Search and Seizure FAQ

Do the police always need a warrant to conduct a search?

No. In many situations, police may legally conduct a search without first obtaining a warrant. Here are some of the main exceptions (to learn more about these exceptions, seeĀ Search Warrants: What They Are and When They're Necessary):

  • Consent searches. If the police ask your permission to search your your person, your home, your car, or other property, and you agree, the search is considered consensual, and no warrant is necessary. (The police do not have to warn you that you have a right not to consent.)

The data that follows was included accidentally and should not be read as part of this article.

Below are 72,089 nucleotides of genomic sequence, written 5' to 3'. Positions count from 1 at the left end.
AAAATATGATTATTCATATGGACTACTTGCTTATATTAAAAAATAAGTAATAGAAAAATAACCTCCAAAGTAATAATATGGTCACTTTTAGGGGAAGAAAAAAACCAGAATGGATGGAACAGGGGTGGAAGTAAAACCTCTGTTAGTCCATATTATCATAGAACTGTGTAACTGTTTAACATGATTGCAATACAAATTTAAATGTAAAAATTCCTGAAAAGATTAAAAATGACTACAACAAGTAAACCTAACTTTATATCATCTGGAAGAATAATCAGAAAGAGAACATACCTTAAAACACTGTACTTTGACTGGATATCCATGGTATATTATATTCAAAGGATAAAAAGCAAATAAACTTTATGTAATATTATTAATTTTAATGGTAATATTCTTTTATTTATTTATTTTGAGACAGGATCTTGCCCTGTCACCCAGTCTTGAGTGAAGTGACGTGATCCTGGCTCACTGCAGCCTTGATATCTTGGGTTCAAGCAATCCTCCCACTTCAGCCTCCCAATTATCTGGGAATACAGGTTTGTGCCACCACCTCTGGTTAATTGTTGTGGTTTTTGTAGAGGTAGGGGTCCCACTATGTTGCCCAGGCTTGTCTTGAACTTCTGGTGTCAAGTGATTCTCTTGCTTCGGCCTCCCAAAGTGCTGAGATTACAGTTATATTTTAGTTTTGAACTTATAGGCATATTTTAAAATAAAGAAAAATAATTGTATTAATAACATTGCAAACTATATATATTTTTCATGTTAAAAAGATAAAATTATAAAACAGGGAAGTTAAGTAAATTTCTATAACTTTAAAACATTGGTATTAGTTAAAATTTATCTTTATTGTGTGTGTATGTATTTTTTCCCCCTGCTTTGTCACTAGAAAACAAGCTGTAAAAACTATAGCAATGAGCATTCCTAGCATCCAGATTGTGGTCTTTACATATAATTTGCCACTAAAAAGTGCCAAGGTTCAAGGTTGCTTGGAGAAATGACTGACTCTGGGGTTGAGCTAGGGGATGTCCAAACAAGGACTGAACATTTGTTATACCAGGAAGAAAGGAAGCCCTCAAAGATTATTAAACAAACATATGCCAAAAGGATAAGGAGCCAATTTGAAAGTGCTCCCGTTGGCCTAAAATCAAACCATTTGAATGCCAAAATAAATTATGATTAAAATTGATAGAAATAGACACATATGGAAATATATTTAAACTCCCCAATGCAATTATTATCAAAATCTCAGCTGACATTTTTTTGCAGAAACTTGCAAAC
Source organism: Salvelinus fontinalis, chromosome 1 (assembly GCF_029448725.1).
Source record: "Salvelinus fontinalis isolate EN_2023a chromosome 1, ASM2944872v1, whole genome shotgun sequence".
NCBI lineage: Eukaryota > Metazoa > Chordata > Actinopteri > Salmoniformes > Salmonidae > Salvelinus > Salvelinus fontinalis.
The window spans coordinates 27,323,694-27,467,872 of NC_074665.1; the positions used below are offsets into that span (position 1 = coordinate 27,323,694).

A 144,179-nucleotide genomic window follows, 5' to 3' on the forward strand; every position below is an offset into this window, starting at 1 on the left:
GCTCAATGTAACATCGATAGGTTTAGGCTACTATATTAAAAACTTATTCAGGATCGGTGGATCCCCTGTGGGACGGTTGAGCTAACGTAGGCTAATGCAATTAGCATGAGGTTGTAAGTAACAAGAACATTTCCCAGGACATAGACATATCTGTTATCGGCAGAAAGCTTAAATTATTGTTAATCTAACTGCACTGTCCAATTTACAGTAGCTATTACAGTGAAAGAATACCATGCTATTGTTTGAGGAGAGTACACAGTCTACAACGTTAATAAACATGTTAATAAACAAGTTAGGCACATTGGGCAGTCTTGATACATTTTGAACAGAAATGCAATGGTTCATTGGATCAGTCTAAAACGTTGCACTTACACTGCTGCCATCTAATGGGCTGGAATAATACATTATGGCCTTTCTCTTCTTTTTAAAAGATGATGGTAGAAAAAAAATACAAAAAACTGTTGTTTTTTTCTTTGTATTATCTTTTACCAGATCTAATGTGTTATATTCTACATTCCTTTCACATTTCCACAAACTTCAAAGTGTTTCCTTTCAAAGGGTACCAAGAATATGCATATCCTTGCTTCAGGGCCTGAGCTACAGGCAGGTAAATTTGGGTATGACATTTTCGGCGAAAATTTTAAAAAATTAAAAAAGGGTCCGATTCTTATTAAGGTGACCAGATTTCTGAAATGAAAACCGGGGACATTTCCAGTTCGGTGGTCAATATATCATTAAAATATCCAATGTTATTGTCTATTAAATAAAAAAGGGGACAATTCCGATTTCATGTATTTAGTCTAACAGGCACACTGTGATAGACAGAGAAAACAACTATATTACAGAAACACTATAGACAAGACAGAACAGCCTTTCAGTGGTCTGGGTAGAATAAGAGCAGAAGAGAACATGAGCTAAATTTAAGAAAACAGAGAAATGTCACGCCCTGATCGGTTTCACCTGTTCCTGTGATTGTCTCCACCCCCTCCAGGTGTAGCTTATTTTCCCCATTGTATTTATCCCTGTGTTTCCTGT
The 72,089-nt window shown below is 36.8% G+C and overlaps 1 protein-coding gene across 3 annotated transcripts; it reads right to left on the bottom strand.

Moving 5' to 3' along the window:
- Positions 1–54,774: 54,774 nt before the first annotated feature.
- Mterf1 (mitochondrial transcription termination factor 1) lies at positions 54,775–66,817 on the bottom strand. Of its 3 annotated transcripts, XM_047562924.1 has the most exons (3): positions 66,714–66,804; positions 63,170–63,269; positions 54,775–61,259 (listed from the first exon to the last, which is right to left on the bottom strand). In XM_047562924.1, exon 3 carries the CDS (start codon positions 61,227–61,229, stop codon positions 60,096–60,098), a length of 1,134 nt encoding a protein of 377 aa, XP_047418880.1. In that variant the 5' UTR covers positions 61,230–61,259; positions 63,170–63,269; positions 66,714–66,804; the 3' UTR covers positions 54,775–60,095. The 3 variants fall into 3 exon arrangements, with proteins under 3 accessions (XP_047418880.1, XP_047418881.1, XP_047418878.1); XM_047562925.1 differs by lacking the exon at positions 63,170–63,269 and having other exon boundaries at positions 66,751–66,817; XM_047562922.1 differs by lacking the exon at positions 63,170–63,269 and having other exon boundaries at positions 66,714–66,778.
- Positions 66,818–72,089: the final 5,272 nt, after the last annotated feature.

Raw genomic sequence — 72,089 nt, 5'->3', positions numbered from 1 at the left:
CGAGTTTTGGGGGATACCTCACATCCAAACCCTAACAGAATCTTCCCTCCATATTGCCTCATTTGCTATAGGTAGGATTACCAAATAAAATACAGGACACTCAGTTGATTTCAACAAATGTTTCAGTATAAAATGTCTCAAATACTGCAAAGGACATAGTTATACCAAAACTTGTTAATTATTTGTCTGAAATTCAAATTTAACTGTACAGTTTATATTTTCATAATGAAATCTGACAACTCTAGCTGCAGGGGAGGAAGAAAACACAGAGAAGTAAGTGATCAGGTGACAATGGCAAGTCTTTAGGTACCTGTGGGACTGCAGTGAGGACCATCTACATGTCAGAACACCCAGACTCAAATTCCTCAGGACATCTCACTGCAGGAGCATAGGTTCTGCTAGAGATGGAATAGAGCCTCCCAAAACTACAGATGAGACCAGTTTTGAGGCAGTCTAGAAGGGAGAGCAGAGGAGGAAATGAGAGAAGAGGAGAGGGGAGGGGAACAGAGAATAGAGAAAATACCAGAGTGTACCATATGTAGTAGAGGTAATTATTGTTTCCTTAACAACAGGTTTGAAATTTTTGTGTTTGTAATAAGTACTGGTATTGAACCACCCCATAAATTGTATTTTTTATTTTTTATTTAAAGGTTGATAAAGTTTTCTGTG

• Searches made in connection with an arrest. When a person is placed under arrest, the police may search the person and the immediate surroundings for evidence and weapons that might be used to harm the officer.
  • Emergency exception. The police typically don't need a warrant if they have a reasonable fear that their safety, or that of the public, is in imminent danger.
  • The plain view doctrine. A police officer does not need to obtain a warrant to search and seize contraband that is "in plain view."

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